Unbelievable. Sam tightened his grip on the shopping cart, his left arm bandaged and aching. It’s bad enough she doesn’t care about me, but to just run off and abandon us like this? Unbelievable!

“Daddy,” Maisie tugged furiously at his pocket. “I want Sparkle!”

A woman strolled by, her cart loaded with wine and produce. Poor guy, Sam could almost feel the pity in that cursory dip of her head. His eyes trailed the breezy skip in her step; the deliberate chaos of her pinned hair as she examined a bottle. Oh, what he’d give to cook adventurously and drink wine again! Instead, he was spending his days picking pop-tart crumbs from his daughter’s dark curls, squirting clumsy ketchup hearts on sandwiches and rushing to the store (one-handed, mind you) to purchase the brand new, top-of-the-line, apparently-couldn’t-wait-until-a-more-reasonable-hour Sparkletastic Teddy sale at 10 am. He scowled, scanning the shelves for the damn bears.

SOLD OUT, a creased paper sign declared. Only Sparkletastic XL still in stock! See next aisle.

Sam groaned. He’d always had terrible luck, but honestly — what were the odds?

As he swung his shopping cart around, a flash of colour caught his eye. Sam eyed the bouquets, wondering if he should just abandon his pride, leave Maisie at his parents’ house for the night, and drive down to see Alice. Hear her out. Win her back. Fix this mess.

Before he knew it, he lost his footing, his heart lurching at the sickening sound of sneakers skidding against the floor. He grabbed hold of a shelf with his injured hand and pushed himself upright, ignoring the pain that shot up his side.

CAUTION: Wet Floor! The sign seemed to smirk at him.

“Daddy?” Maisie whined. “Daddy, you’re not listening! I said I want–“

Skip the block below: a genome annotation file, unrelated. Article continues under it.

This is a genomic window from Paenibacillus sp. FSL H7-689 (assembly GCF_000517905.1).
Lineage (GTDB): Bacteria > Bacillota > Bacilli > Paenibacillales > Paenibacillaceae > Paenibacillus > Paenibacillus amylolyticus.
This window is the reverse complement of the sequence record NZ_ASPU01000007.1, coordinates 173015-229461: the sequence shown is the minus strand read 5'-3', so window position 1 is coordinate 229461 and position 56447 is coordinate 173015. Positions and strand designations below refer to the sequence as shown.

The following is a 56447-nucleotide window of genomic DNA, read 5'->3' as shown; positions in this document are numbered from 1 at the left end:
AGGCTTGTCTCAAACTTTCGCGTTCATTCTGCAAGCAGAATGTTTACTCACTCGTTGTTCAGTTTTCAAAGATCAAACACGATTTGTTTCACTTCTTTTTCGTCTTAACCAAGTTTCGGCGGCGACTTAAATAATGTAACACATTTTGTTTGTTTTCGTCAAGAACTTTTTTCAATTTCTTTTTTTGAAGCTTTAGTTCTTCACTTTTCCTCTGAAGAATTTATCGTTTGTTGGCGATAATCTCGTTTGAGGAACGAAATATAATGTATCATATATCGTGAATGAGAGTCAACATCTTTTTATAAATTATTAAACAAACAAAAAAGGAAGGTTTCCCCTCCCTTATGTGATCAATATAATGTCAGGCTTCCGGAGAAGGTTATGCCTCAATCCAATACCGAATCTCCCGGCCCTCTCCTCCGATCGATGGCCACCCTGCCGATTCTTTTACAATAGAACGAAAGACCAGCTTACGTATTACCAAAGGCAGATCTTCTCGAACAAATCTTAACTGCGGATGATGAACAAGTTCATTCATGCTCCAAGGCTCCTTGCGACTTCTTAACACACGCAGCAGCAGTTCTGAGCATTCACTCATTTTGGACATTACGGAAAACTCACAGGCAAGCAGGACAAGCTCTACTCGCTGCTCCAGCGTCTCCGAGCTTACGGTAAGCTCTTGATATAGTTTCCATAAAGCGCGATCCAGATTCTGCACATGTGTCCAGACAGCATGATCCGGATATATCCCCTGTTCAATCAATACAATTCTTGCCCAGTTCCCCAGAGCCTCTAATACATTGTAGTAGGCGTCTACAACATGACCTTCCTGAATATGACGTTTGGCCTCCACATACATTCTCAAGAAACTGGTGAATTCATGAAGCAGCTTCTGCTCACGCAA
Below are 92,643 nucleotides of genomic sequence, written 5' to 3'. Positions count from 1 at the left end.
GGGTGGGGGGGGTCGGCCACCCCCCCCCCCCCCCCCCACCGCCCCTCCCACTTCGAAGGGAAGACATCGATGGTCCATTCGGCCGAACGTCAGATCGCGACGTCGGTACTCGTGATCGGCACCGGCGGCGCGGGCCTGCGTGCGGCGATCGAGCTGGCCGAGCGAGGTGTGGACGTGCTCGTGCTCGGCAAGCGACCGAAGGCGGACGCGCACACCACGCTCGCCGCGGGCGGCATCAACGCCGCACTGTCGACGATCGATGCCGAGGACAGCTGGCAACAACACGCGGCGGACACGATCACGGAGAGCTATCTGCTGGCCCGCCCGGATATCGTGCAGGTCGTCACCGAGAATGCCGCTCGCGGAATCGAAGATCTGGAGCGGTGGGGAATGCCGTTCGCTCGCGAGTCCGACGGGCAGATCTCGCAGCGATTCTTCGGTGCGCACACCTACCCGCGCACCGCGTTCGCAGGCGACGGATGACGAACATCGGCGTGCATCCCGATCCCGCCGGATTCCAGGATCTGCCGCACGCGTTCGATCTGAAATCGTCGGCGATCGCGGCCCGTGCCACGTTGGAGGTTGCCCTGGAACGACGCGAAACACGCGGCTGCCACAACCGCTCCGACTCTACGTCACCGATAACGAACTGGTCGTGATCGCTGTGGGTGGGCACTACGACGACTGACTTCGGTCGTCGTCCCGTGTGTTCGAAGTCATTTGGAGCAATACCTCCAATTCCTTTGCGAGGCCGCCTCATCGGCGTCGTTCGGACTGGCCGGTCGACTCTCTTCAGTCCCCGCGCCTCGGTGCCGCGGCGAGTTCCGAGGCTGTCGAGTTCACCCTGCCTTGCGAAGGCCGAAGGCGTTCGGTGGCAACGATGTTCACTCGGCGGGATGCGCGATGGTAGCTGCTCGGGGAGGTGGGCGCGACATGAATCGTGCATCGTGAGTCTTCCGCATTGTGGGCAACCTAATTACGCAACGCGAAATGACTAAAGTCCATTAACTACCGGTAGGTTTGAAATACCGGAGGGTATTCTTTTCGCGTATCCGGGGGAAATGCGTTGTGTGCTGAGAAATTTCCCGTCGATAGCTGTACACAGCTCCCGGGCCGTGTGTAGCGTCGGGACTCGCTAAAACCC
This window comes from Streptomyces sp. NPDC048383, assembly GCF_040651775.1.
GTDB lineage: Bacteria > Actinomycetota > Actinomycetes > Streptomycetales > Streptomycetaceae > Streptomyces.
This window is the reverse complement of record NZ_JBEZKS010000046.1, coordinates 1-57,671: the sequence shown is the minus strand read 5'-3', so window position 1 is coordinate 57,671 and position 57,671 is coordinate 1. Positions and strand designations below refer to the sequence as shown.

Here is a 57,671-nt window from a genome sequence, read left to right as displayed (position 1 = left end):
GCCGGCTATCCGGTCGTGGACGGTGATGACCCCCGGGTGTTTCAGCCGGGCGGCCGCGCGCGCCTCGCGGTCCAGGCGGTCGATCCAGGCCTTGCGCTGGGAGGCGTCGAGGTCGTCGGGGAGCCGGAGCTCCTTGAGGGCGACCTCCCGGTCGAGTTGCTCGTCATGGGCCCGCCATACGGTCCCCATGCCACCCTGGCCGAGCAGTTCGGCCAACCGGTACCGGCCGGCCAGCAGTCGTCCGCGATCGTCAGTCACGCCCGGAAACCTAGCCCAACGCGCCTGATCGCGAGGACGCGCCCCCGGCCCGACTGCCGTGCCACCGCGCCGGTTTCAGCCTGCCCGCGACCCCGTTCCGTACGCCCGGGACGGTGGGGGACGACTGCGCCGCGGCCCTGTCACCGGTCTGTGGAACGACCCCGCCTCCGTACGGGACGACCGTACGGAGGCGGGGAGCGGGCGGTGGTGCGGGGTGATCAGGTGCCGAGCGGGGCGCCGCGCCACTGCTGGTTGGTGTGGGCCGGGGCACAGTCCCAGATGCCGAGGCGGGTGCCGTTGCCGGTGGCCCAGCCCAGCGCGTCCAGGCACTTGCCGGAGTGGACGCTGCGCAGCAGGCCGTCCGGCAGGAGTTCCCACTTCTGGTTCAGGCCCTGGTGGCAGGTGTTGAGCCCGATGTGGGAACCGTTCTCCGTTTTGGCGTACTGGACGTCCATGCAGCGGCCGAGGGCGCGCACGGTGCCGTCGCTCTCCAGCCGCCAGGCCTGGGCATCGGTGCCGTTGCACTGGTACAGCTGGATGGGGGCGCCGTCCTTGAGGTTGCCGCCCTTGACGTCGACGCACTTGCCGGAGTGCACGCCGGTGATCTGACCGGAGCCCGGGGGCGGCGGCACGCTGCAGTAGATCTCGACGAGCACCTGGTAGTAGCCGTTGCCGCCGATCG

“Yes, pumpkin,” he nodded, exhausted. “The expensive one.” 

A store clerk offered a tight smile, the contempt behind it palpable. What a brat, Sam could practically hear him think. The lights above aisle 16 flickered ever so slightly, casting an unnatural gleam against the eyes of its inanimate inhabitants.

“Big one, Daddy! I want the big teddy!”

Poor girl could do with a mother figure, one customer had the gall to shake her head, her fingers poking through a tub of discounted Avengers stationery. Wow, 40 percent o–

“Well, too bad her mother doesn’t give a damn!” Sam snapped. The woman froze, a Captain America pencil set clattering to the floor.

“Freak,” she hissed, backing away.

“Freak!” Maisie giggled, delighted by the new word.

Sam sighed, wondering what had gotten into him. It had to be the pain medication. Alice had always complained about how that stuff messed with his head.

Alice… 

Images flooded his mind. Dark hair, molten brown eyes, and a smile that could light up heaven. His heart sank.

Alright, so he hadn’t been the greatest husband in the world. He wasn’t much help around the house, and holding down a job had never been easy. He knew Alice had been scouring those property sales apps again, always trying to push him out of town, claiming it was too expensive to live here. Deep down, he’d always known she was lying; skirting an uncomfortable truth they’d long since buried.

“Daddy?”